This year Columbus Day passed with very little fanfare or attention. Maybe it was the fact that it was a miserable rainy day or that many of the Columbus statues were torn down, hidden away or removed earlier in this crazy year of upheaval. Most of us who still have a job to go to, unless you work in government, went to work as always.

Last month, Democratic State Sen. Brian Stack of Hudson County offered a proposal to replace Columbus Day throughout the state with Indigenous Peoples Day. The proposal was withdrawn after only two weeks, perhaps because it was a transparent attempt to virtue-signal to groups of people that won't be happy until we destroy every part of our history or culture. Whatever side of the discussion you're on, it's undeniable that Christopher Columbus was an explorer of incredible intelligence, courage and foresight. But no matter. Our schools have taught for at least a generation that he was evil.

We live in a society that acts more on raw emotion, rather than facts or historical knowledge that can't be summed up in 147 characters on any internet platform. Some Italian-American groups have protested the idea of replacing the day with Indigenous Peoples Day, even though Columbus was not Italian. Italy would not become a country for another 368 years. I happen to be a proud American of Italian ancestry. Both sets of my grandparents were from Southern Italy. So, I don't approach this out of a sense of pride or defensive anger, just historical perspective.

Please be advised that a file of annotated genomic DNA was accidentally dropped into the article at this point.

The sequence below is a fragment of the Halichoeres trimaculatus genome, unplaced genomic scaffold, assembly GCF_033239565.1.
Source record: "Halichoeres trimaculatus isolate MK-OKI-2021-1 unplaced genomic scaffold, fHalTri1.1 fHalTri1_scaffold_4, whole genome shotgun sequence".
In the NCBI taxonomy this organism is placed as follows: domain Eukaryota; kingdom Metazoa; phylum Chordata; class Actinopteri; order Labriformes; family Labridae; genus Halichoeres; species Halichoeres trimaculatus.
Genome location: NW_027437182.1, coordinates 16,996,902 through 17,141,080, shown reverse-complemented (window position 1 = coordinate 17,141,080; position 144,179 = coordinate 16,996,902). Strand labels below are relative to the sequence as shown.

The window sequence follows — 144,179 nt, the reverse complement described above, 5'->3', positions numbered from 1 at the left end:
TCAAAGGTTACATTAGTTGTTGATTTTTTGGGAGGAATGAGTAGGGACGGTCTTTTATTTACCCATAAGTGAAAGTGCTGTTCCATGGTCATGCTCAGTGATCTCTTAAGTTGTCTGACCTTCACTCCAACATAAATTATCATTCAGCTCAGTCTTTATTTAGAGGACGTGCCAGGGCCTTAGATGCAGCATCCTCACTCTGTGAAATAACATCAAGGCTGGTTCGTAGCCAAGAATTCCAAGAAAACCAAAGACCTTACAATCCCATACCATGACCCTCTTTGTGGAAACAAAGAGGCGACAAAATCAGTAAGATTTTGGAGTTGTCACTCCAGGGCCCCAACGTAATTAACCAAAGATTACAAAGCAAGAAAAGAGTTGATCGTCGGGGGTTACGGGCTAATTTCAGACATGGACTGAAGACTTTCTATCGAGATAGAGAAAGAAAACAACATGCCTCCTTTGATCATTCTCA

For sure, Columbus was a flawed man, but most important figures in history were. He should be celebrated for what he accomplished and studied carefully, without grievance or hatred for who he was and how he lived. Why couldn't New Jersey celebrate both? Since we have the most level-headed listeners/readers in this state, I figured we'd ask you.

The post above reflects the thoughts and observations of New Jersey 101.5 talk show host Dennis Malloy. Any opinions expressed are Dennis' own.